Moreover, in the Corporations sector we find banks, including the central bank with its own assets and liabilities. Recalling that public debt corresponds to private credits, whenever public bonds are held by the private sector, debts and credits cancel out and there is no change in national wealth. Similarly, when public bonds are held by foreign entities, national wealth includes only the general government debt, while the credits are registered elsewhere, so that this represents a loss of national wealth. Disregarding corporations implies treating banks as foreign units: were they to hold public bonds, this would immediately translate into a loss of national wealth. Accepting Piketty’s definition implies accepting that the central bank, or public banks holding public debt securities, would impoverish the country.
This makes it hard to compare, for example, the period when the Bank of Italy acted as last resort lender for the Treasury to the following years. It also makes it difficult to compare Japan, where the central bank still has the power to be the last resort lender, to other countries. The case of Germany is also peculiar, given that in the EU public banksEuropean Central Bank still act as last resort lenders buying relevant amounts of public bonds.
These definitional issues have major implications for Piketty famous ‘second fundamental law of capitalism”—which states that the capital/income ratio is given by the ratio of the savings rate to the growth rate. This, the paper argues, is actually a long run equilibrium condition—i.e. the condition for capital/income ratio to be stable over time—and not an accounting identity. Piketty’s interpretation is the usual neoclassical one: an economic system is subject to secular forces which left to themselves would lead it to reach long run equilibrium, while short run shocks disturb this convergence process without changing the long run trajectory.
Piketty argues that, after a marked decrease due to the destruction of physical capital brought about by World War II, the capital/income ratio is now increasing again, getting closer to its historical norm. This “capital comeback” is due to many reasons, including a tendency to lower rates of growth, and a relatively higher rate of savings.
But if we reproduce Piketty’s exercise by using the appropriate definition of income, we can see that there is no correlation between actual capital/income ratios and the corresponding ‘long run value.’ Nor is it possible to use the latter to anticipate the movements of the former.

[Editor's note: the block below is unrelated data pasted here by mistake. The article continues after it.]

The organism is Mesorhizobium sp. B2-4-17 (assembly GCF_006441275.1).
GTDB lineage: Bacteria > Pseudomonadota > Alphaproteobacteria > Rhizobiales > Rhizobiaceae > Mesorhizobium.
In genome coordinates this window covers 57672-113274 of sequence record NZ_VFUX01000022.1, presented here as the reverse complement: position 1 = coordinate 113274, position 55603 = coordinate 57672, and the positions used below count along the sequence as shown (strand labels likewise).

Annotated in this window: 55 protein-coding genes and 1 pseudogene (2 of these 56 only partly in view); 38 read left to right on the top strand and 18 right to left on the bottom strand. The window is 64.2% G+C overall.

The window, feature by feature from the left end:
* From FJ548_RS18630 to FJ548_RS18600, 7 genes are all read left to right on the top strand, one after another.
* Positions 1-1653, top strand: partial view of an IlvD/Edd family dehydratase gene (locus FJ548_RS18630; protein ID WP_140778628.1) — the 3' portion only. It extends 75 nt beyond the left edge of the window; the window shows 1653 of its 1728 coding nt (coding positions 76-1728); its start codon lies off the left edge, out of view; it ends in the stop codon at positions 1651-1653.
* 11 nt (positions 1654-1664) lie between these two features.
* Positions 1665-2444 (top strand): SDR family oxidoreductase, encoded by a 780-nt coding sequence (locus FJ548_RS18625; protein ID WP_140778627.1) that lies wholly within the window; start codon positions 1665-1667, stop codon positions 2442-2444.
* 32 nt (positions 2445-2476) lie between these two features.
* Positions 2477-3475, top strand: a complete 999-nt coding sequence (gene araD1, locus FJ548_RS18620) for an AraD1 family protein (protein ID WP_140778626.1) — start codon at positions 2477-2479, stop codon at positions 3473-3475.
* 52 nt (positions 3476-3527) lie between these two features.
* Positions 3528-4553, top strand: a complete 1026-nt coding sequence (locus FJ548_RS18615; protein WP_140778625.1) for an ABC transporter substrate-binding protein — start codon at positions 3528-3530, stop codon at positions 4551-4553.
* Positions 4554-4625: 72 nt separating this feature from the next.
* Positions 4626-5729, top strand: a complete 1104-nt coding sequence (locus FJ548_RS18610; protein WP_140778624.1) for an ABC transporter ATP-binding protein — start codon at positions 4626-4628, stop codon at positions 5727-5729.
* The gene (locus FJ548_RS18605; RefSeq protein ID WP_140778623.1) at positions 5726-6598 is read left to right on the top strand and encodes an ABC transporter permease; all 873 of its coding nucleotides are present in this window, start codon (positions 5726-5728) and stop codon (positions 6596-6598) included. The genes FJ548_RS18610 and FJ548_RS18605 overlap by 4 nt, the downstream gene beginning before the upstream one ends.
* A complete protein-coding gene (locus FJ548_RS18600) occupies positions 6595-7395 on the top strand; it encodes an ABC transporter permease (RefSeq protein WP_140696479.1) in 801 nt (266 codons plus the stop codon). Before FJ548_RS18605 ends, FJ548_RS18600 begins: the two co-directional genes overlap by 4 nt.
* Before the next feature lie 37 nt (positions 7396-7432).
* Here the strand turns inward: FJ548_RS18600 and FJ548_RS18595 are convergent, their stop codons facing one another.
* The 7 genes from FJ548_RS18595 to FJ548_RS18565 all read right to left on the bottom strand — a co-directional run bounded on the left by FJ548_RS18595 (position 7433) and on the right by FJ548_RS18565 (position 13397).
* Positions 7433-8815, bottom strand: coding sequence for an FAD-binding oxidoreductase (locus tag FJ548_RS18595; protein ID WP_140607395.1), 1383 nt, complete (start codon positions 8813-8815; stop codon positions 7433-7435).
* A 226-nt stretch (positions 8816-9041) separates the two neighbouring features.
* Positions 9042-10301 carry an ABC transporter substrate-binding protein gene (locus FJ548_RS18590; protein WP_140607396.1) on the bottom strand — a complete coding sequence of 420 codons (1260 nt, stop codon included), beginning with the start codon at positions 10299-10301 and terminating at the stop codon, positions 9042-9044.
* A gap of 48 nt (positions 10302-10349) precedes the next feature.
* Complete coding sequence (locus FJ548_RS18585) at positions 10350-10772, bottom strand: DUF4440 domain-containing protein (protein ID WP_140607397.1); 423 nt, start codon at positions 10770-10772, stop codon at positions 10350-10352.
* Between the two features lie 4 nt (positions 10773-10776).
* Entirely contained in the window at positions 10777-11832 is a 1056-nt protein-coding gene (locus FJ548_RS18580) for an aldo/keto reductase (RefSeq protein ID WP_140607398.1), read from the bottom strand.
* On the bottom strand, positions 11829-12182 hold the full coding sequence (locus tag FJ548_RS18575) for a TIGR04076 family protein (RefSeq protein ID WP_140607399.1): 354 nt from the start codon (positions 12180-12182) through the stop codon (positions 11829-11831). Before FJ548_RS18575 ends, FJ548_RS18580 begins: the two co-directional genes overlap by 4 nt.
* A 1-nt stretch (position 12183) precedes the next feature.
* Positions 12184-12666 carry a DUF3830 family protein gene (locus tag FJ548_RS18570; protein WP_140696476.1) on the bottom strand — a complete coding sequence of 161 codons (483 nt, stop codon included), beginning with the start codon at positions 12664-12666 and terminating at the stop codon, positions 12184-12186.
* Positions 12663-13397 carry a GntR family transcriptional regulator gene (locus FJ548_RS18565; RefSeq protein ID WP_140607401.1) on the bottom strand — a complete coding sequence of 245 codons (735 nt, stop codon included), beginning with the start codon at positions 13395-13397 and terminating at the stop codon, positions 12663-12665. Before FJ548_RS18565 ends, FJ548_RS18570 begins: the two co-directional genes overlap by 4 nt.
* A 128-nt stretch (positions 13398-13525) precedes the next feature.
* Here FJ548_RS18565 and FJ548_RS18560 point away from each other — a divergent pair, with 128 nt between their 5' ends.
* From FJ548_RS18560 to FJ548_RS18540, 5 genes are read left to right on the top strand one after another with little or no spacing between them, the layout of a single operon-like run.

What data actually tell us is that, in France, wealth has been growing at the same pace as disposable income in the second half of the 1990s, then started growing faster in the 2000s, dropped in 2008, recovered in 2009 and 2010, and then started growing slower than disposable income, a trend which is still ongoing.
What happened, then, in the ten years between 1998 and 2007?
An answer can be given by reversing Piketty’s logic, i.e. by looking at how much income can be squeezed out of the given stock of existing wealth.
Capital/income ratios increased between 1998 and 2007 due to the sharp increase in the value of non-financial assets, driven by price rather than volume effects. This increase was mainly due to the increase in construction prices, which could be associated with the bubble that originated the crisis, so much so that the positive dynamics came to a halt precisely in 2007, when the bubble burst.
To conclude, Piketty’s empirical exercise is flawded in many respects. First, excluding Corporations from the computation of national wealth strongly distorts results. Second, physical and financial capital should be kept separate, also in order to interpret results consistently with a reference theoretical paradigm. Third, Neoclassical theory normally considers accumulation as generated by income, and hence the concept to be used is that of disposable income, and not of GNI. Finally, in line with Classical/Keynesian tradition, an analysis of capital accumulation should reverse Neoclassical logic: it is accumulation that generates income, and not the other way around. Hence, the concept to be used is that of GDP, as compared to the stock of physical capital which generated it.